16 May 2023
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Eurozone industrial production slumps in March

By Edward Bell

Eurozone industrial production slumped in March, falling 4.1% m/m. The move was significantly worse than expectations for a 2.8% fall and amounts to the series’ biggest move since April 2020. On a country basis the largest declines were seen in Ireland and Germany, with the drop off concentrated in capital goods.

The European Commission has raised its outlook for both Eurozone inflation and economic growth in 2023 and 2024. The Commission cited “persistent challenges” with regards to inflation, leading them to revise their forecasts for CPI up to 5.8% in 2023 from an earlier estimate of 5.6%, and 2.8% in 2024 from 2.5%. Forecasts of core inflation have also been revised upward and are now expected to be higher than the headline measure both this year and next. There were also marginal increases in the commission’s GDP forecasts which are for growth of 1.1% in 2023 and 1.6% in 2024.

Economic data came in below forecast in China for April, adding to evidence that the rebound in economic activity has not been as quick as had been expected. Industrial production rose just 5.6% y/y last month, almost have the consensus forecast for 10.9% growth. Retail sales have accelerated to 18.4% y/y from 10.6% in March, but were also below expectations. Fixed asset investment slowed to 4.7% y/y the first four months of the year, down from 5.1% in Q1. However the unemployment rate did decline to 5.2% from 5.3% in March.  

The New York Empire manufacturing survey surprised on the downside in May, recording the biggest fall since the start of the Covid pandemic. The general business conditions index fell below the neutral zero mark, to reach a value of -31.8, on the back of sizeable falls in both orders and shipments. The outlook for 6-month ahead business conditions was however more optimistic, with that sub-component climbing to a 3-month high.

Consumer price inflation in Saudi Arabia reached 2.7% y/y in April, having risen by the same amount the month prior. On a monthly basis CPI rose 0.4% in April. The headline price rises were predominantly driven by a 8.1% y/y jump in the housing, water, electricity, gas and other fuels subcomponent, which in turn was a function of significantly higher rental costs. 

Turkey’s supreme election council have announced that the country’s election will go to a second round on 28 May, with neither candidate having managed to secure an outright majority in Sunday’s first round of voting.

Today’s Economic Data and Events

  • 10:00 UK unemployment rate (Mar) Forecast: 3.8% 3mth rolling ave
  • 13:00 GE ZEW Survey (May)
  • 13:00 EC GDP (Q1) Forecast: 0.1% q/q
  • 16:30 US retail sales (Apr) Forecast: 0.8% m/m
  • 17:15 US Industrial Production (Apr) Forecast: 0.0% m/m

Fixed Income

  • US Treasuries drifted lower overnight, moving on still hawkish messaging coming from Fed officials. Neel Kaskhari of the Minneapolis Fed said that the Fed has “more work to do” to get inflation lower while his counterpart from the Chicago Fed, Austan Goolsbee, leant toward the Fed being ready to pause from hereon out. Yields on the 2yr UST closed higher by 2bps to 4.0104% while the 10yr yield added about 4bps to 3.5019%.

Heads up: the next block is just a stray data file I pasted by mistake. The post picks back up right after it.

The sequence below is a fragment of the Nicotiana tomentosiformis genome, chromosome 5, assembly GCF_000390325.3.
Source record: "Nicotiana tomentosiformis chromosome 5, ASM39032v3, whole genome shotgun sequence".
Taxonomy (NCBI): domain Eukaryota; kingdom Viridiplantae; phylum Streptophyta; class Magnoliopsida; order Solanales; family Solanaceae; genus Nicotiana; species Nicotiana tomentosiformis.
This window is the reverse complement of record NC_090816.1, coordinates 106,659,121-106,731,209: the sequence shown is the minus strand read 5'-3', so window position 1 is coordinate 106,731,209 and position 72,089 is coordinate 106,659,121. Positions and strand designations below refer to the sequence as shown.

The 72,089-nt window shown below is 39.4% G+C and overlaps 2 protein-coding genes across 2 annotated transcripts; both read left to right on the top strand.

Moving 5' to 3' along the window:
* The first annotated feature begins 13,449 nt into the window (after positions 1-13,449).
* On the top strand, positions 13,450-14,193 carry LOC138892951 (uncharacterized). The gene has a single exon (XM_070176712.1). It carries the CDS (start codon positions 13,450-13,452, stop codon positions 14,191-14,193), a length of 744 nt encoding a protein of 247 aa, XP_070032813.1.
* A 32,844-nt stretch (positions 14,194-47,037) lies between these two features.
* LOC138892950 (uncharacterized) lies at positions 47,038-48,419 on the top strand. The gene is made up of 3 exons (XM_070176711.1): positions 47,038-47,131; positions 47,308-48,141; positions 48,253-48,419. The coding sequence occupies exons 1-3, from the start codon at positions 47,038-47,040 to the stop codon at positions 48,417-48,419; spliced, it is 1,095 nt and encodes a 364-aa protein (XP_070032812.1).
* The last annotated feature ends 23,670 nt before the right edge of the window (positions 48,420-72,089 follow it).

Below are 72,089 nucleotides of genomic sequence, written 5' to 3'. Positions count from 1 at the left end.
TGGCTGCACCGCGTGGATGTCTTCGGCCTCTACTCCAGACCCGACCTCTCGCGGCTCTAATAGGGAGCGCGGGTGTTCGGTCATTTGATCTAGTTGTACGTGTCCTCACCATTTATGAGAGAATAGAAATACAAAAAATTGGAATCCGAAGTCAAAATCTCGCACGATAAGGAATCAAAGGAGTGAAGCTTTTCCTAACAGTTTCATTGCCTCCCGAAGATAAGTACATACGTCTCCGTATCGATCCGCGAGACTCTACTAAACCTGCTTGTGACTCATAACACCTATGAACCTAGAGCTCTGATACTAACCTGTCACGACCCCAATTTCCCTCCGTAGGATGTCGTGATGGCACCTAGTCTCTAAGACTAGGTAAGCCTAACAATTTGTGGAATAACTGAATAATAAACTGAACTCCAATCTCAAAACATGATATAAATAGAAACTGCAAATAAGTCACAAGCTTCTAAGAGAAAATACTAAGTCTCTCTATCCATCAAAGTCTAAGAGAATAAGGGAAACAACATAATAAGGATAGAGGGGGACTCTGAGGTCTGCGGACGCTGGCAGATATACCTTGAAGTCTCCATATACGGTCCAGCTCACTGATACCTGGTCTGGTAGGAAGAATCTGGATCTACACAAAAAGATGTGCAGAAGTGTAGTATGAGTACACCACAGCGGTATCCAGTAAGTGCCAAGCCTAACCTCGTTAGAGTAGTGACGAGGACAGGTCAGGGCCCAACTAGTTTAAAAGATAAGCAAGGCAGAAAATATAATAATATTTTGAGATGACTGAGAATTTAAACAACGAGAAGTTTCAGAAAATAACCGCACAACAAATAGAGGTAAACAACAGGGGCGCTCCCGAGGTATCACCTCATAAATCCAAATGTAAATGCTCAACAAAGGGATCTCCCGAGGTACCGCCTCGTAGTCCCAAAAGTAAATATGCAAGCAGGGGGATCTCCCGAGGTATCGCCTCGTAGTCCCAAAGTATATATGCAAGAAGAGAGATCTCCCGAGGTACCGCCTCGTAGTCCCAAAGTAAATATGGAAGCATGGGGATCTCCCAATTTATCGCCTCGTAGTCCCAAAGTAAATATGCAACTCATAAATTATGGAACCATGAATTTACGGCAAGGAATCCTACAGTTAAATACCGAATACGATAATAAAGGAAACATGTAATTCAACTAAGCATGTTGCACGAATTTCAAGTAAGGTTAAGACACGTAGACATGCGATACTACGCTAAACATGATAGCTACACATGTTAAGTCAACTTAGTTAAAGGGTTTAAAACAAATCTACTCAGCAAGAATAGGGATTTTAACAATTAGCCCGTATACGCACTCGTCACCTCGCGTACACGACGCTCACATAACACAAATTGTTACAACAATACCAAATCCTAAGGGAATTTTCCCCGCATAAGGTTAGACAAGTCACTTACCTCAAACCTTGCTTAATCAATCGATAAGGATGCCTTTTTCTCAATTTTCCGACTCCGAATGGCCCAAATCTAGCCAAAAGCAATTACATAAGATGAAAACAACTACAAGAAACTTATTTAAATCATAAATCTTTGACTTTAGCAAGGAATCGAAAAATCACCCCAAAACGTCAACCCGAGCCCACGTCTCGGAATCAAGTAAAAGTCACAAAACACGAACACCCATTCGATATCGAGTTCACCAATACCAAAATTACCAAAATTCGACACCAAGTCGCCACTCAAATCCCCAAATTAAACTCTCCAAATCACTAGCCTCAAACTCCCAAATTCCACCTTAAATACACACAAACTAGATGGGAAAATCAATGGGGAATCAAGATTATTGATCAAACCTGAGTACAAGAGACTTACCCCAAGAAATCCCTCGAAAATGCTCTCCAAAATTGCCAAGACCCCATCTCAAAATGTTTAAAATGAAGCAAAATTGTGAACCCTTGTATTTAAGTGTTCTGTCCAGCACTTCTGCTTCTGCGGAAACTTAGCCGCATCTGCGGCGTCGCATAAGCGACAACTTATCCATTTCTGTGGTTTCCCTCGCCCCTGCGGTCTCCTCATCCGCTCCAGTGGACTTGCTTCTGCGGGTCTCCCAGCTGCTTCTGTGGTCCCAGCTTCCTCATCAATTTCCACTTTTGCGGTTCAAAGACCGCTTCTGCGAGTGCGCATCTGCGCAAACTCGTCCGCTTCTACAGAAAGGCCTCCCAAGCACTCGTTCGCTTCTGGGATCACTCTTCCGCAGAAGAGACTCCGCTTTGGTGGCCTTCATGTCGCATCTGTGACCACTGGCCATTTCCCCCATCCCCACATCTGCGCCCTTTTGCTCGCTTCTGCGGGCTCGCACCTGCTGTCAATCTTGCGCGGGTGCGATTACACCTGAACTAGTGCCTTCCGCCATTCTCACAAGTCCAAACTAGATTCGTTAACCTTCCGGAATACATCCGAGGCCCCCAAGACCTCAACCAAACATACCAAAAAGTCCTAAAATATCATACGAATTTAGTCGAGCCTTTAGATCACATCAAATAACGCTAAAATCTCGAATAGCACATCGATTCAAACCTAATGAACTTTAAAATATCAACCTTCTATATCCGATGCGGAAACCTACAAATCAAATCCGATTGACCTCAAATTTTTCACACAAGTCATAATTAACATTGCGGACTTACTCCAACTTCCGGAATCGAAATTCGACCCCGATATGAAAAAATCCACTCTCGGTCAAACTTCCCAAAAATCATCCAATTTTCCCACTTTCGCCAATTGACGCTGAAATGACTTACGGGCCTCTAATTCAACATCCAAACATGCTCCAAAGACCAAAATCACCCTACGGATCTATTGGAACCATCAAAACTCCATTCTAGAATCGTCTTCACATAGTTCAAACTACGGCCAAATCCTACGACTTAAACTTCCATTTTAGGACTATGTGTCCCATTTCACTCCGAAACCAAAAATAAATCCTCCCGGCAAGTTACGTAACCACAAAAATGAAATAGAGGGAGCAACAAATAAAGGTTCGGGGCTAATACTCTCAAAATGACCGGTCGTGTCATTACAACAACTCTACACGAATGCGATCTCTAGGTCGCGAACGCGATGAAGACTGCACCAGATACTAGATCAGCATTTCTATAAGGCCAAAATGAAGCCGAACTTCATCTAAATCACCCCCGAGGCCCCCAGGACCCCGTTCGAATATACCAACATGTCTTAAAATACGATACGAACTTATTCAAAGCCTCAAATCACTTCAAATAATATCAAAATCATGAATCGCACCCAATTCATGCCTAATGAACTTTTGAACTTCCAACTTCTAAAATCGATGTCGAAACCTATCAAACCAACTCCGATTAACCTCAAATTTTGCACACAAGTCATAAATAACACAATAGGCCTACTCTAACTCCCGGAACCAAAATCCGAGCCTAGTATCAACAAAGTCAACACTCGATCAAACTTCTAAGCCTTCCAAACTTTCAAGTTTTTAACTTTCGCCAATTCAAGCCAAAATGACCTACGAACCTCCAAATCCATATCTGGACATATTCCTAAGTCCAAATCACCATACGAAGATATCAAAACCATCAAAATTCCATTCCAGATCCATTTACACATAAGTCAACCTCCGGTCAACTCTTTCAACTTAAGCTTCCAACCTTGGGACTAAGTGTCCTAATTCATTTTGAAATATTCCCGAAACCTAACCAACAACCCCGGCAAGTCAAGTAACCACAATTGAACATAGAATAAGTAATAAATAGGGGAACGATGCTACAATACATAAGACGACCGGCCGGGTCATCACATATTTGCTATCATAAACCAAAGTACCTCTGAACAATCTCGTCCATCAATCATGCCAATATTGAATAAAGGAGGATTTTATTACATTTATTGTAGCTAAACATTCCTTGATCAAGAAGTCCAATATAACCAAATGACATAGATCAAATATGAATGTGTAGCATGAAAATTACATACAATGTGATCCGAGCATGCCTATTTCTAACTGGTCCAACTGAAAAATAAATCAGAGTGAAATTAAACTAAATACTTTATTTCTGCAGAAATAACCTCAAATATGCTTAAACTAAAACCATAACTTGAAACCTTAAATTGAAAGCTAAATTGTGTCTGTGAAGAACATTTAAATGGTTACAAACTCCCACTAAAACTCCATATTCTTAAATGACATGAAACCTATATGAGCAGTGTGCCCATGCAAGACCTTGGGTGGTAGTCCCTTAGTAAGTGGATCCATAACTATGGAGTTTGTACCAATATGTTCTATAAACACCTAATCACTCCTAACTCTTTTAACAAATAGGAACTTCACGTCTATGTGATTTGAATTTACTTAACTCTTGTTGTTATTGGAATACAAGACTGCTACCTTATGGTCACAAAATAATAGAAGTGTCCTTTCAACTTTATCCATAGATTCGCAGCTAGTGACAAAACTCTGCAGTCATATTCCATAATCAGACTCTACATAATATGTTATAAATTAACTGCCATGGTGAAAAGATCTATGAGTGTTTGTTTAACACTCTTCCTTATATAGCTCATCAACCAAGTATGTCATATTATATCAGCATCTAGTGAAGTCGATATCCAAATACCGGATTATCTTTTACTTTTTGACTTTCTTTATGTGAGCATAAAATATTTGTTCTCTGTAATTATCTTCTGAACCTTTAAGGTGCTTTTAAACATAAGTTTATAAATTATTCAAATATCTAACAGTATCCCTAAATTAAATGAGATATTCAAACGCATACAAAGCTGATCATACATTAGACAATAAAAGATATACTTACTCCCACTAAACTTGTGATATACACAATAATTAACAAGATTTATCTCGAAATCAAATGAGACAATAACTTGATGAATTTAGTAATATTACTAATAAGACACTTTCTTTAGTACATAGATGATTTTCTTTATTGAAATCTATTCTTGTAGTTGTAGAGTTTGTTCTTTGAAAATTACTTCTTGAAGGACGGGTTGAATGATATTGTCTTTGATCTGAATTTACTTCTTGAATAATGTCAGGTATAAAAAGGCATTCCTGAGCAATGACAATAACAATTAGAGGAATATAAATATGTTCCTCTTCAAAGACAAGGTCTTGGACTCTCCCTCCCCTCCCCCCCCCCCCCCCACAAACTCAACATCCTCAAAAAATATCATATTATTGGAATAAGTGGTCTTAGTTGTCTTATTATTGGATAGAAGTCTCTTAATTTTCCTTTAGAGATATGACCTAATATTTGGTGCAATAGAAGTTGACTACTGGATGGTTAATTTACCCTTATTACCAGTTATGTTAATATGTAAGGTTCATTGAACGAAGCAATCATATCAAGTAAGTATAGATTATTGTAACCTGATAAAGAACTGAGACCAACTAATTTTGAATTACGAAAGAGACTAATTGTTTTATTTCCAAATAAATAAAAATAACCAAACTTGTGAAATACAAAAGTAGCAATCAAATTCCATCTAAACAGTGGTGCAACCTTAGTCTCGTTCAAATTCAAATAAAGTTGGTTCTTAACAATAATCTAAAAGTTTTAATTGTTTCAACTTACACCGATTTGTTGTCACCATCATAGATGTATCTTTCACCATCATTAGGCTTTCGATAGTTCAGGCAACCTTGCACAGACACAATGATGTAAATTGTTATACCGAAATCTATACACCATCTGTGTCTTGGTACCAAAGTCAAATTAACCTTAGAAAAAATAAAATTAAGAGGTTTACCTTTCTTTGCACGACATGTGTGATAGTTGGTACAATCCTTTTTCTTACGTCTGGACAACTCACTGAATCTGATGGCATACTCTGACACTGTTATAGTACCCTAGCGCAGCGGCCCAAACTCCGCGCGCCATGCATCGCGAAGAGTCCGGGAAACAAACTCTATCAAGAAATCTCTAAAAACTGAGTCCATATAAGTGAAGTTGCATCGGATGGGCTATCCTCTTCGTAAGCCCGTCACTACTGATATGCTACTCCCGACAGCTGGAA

• Bond markets in Europe were broadly weaker at the start of the week with bund yields up 3bps at 2.304% while gilt yield added 4bps to 3.811%.
  • Turkey’s Eurobonds softened on the results of the presidential and parliamentary election with the market now having to sit through a period of uncertainty ahead of second round presidential elections.
  • Saudi Arabia is pricing a USD benchmark sukuk for a 6yr maturity at +80 while a 10yr tranche is pricing at +100.
  • Moody’s upgraded their sovereign rating on Oman to ‘Ba2’, still below investment grade but with a positive outlook.


  • The week started on a broadly weaker USD footing, even as yields pushed slightly higher. A broad move higher in equities helped to lift risk appetite. EURUSD added 0.2% to 1.0874, recovering some of the prior sessions’ heavy losses, while GBPUSD added almost 0.6% to 1.2529. USDJPY added 0.3% to 136.12.
  • Commodity currencies also had a robust showing with USDCAD down 0.6% at 1.3467 while AUDUSD added 0.8% to 0.67 while NZDUSD rose by 0.8% to 0.6242.


  • There were gains across the major US equity indices on Monday, with technology stocks faring better than general indices. The tech-heavy NASDAQ rose 0.7% over the course of the day, while the S&P 500 and Dow Jones rose 0.3% and 0.1%, respectively.
  • European markets were largely flat on Monday with the Eurostoxx 50 index falling 0.03%, the CAC rising 0.1%, the DAX up 0.02%, and the FTSE 100 up 0.3%.
  • Locally, the DFM lost 0.95% while the Tadawul was 1% lower


  • Oil moved higher at the start of the week with Brent futures closing at USD 75.23/b, up 1.4%, while WTI added 1.5% to USD 71.11/b. Supply issues around fires in major producing regions of Canada as well as interrupted flows on the pipeline linking Iraq and Turkey are still acting as near-term supports for oil.
  • The US government is also now looking to start to refill the strategic petroleum reserve, which it drew down heavily last year. The deals will be announced next month with the flows to begin in August.

Written By

Edward Bell Head of Market Economics

Jeanne Walters Senior Economist

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